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April Jeppson: To return to school or not to return to school

Every Little Thing by April Jeppson

April Jeppson


I don’t want to talk about this. I’m so over this. I just want to write about silly nonsense. I am naturally drawn to seeing the good in even the worst situations, so maybe this will be one of those times. I’m not sure. I just need to write and get this off my chest.

I have waited so long for the governor to tell us what we should do. There were talks of him giving us information two weeks ago, but nothing. I have listened to our neighboring states give their going-back-to-school plans. I have tried my best not to worry or overthink because, honestly, there was nothing I could do until I found out what the governor said.

When he spoke and basically said each school district can do what they feel is best for their students and staff, I was disappointed. Why did it take him this long to basically say to use common sense and do what you want. School starts in just over three weeks. Yesterday I didn’t know if my children were distance learning, hybrid or in-person. Yesterday I didn’t know if I’m suppose to be buying back-to-school clothes for my kids or if their PJs would suffice. Yesterday I was under the impression that the governor was going to present to us a nicely laid-out plan, not give us common-sense guidelines.

I am super thankful for our school district and the hours they’ve been working behind the scenes to provide us with the best options. I feel bad for the parents with anxiety who continue to stress over what they should do with their families. I feel bad for anyone who doesn’t have a clear idea as to whether their children should return or continue distance learning.

I’ll be honest. I can send my kids to school or have them do it online. My job is flexible and my children did really well with the spring distance learning program. It would be fairly easy to keep them home. My family is reasonably healthy with no underlying issues, so sending them to school where they would be in contact with others does not scare me or even make me nervous. So I still don’t know if I need to go buy school clothes for my kids.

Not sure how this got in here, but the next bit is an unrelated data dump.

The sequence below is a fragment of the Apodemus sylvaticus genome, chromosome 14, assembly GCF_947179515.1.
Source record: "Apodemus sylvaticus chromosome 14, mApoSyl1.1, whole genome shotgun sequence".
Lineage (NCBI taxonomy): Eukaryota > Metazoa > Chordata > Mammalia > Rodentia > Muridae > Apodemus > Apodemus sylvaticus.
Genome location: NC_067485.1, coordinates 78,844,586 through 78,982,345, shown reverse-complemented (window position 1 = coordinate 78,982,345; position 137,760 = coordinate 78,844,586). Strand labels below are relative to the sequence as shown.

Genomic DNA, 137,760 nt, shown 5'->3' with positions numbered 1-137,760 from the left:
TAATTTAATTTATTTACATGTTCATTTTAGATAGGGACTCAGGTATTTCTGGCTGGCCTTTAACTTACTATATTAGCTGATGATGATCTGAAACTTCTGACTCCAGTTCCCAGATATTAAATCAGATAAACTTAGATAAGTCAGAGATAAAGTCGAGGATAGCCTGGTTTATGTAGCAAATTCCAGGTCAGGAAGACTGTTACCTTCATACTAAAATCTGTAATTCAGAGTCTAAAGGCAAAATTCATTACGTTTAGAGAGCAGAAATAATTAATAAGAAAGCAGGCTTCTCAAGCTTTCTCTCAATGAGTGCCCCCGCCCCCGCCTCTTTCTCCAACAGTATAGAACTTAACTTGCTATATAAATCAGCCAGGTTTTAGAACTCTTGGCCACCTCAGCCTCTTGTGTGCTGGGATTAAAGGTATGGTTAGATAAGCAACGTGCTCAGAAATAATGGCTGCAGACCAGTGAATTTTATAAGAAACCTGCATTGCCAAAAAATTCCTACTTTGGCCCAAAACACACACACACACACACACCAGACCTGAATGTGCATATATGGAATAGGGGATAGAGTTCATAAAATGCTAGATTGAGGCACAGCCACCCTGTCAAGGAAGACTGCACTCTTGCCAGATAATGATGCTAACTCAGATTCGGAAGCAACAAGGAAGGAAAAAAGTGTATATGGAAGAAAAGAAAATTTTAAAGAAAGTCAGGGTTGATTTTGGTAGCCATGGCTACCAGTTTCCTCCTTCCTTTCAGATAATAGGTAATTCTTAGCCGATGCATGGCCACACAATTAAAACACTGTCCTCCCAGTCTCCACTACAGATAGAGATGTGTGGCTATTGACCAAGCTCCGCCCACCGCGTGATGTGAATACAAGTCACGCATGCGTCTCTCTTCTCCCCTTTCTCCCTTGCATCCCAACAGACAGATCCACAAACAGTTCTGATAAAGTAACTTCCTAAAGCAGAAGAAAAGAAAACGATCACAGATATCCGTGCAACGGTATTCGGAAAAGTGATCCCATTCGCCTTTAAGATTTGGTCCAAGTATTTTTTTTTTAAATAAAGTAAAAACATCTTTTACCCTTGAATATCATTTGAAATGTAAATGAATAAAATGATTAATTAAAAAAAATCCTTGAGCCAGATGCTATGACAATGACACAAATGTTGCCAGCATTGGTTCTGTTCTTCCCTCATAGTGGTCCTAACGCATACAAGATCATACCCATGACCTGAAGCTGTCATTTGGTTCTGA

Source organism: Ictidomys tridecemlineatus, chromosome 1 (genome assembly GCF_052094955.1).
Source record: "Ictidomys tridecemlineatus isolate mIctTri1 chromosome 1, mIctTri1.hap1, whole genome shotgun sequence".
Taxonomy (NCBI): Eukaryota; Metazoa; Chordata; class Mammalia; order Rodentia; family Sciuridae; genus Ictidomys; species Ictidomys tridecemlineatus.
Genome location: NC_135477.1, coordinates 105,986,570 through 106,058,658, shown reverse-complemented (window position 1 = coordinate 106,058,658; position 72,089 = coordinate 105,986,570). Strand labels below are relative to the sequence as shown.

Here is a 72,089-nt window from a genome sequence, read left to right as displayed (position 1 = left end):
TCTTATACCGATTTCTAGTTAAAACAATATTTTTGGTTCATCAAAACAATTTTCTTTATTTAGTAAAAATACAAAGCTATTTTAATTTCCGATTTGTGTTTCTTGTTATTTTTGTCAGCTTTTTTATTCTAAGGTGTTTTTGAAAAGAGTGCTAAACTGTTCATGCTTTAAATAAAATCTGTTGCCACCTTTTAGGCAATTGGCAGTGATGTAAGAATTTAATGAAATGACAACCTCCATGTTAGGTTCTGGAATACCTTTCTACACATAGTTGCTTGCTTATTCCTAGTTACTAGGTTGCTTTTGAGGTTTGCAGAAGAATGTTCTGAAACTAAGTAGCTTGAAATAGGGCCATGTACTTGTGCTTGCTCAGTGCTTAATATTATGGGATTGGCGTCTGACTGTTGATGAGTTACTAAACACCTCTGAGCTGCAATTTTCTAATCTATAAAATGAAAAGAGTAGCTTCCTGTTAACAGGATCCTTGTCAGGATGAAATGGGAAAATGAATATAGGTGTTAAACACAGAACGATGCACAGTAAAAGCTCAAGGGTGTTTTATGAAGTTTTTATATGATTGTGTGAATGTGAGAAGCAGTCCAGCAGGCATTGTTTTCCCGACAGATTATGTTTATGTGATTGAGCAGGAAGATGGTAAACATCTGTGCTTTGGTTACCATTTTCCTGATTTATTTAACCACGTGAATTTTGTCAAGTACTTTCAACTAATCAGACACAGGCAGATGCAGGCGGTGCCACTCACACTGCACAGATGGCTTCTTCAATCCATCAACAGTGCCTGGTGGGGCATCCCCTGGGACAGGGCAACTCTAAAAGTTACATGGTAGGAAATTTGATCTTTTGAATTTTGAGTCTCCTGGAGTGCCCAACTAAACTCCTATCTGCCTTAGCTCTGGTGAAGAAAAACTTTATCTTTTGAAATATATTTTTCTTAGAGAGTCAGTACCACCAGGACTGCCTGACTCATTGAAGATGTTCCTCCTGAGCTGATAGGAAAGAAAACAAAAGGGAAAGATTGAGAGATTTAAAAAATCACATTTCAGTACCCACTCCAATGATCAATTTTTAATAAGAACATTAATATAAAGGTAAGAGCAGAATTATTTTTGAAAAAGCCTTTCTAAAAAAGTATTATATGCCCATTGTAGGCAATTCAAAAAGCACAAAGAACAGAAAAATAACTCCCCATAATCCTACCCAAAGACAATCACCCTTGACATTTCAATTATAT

I’m a coach. Two months ago, when some of the restrictions were lifted, we were able to get back into small group practice. We have to wear masks and use a ton of hand sanitizer. It was awkward at first but eventually you get used to it. My students were engaged in physical activity, so they didn’t have to wear the masks. All and all, I consider it a win. The kids got to see some of their friends and participate in some activities out of the house. I got to interact with people I didn’t live with, and that felt awesome. I don’t think introverts realize how heavy these last four months have been for their extrovert friends.

In reflection, I’m probably mostly mad at COVID. See, I can’t even be mad at the governor because what does he really know? He’s just like the rest of us. Doing his research, talking to experts, asking for guidance — but then ultimately, he had to just go for it.

No matter what you decided, I hope you know you’re not alone. This is stressful for even the most laid-back of us. It’s scary to know that only hindsight will let us know if we made the correct choice. But here’s the thing. If you really ponder and pray and move forward with your decision knowing that you’re doing the best you can do, that’s really all you can do. Whatever you go with is the correct choice for your family. Be positive for your kids, no matter what you decide. Find the good in your decision and allow others to do the same. We all have unique situations, yet ultimately we’re all in this together.

Albert Lean April Jeppson is a wife, mom, coach and encourager of dreams.